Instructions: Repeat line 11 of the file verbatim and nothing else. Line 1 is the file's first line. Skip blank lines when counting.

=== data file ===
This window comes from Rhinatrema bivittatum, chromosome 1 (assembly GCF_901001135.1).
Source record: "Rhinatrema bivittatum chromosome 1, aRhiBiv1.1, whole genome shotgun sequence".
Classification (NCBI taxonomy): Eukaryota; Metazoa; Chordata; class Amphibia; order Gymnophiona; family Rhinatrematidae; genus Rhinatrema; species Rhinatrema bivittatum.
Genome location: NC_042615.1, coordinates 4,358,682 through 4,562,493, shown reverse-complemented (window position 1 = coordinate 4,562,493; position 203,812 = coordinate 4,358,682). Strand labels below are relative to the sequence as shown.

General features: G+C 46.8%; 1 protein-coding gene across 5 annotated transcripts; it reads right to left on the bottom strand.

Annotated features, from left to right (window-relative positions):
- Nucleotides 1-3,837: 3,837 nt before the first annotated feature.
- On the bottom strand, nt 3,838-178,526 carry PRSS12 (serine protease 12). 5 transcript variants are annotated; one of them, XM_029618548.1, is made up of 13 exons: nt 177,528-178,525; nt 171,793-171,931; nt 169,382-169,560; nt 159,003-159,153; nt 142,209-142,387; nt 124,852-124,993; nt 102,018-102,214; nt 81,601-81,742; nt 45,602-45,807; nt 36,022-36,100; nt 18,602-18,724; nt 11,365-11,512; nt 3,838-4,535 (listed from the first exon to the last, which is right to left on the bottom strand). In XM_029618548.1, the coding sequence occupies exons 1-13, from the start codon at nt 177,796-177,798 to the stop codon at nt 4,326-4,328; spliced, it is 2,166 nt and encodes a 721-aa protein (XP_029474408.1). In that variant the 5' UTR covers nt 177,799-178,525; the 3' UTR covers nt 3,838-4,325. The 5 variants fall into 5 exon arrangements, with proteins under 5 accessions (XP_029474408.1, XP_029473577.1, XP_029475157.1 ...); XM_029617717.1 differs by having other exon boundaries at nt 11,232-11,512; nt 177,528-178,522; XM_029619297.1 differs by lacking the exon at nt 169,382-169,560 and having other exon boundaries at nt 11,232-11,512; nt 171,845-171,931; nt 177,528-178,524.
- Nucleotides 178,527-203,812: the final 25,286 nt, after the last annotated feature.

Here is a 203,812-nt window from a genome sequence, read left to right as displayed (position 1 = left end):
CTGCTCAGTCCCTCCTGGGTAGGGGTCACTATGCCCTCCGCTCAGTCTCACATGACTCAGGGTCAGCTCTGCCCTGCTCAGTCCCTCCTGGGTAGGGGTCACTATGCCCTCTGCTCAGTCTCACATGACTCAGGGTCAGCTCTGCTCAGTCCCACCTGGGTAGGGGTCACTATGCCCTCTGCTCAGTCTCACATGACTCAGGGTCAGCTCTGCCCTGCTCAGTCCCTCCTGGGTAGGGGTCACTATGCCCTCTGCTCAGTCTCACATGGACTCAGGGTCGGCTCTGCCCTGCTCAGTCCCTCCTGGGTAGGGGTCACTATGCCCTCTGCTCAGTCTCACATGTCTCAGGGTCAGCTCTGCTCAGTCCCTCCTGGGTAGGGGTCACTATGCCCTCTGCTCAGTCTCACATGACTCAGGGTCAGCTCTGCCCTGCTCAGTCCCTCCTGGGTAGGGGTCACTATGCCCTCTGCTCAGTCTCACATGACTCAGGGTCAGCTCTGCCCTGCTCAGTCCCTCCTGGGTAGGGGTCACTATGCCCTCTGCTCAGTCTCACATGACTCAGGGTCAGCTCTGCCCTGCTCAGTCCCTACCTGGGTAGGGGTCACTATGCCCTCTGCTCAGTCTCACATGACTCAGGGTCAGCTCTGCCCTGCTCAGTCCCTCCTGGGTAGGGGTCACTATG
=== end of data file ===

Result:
CTGCTCAGTCCCTCCTGGGTAGGGGTCACTATGCCCTCCGCTCAGTCTCACATGACTCAGGGTCAGCTCTGCCCTGCTCAGTCCCTCCTGGGTAGGGGTCACTATGCCCTCTGCTCAGTCTCACATGACTCAGGGTCAGCTCTGCTCAGTCCCACCTGGGTAGGGGTCACTATGCCCTCTGCTCAGTCTCACATGACTCAGGGTCAGCTCTGCCCTGCTCAGTCCCTCCTGGGTAGGGGTCACTATGCCCTCTGCTCAGTCTCACATGGACTCAGGGTCGGCTCTGCCCTGCTCAGTCCCTCCTGGGTAGGGGTCACTATGCCCTCTGCTCAGTCTCACATGTCTCAGGGTCAGCTCTGCTCAGTCCCTCCTGGGTAGGGGTCACTATGCCCTCTGCTCAGTCTCACATGACTCAGGGTCAGCTCTGCCCTGCTCAGTCCCTCCTGGGTAGGGGTCACTATGCCCTCTGCTCAGTCTCACATGACTCAGGGTCAGCTCTGCCCTGCTCAGTCCCTCCTGGGTAGGGGTCACTATGCCCTCTGCTCAGTCTCACATGACTCAGGGTCAGCTCTGCCCTGCTCAGTCCCTACCTGGGTAGGGGTCACTATGCCCTCTGCTCAGTCTCACATGACTCAGGGTCAGCTCTGCCCTGCTCAGTCCCTCCTGGGTAGGGGTCACTATG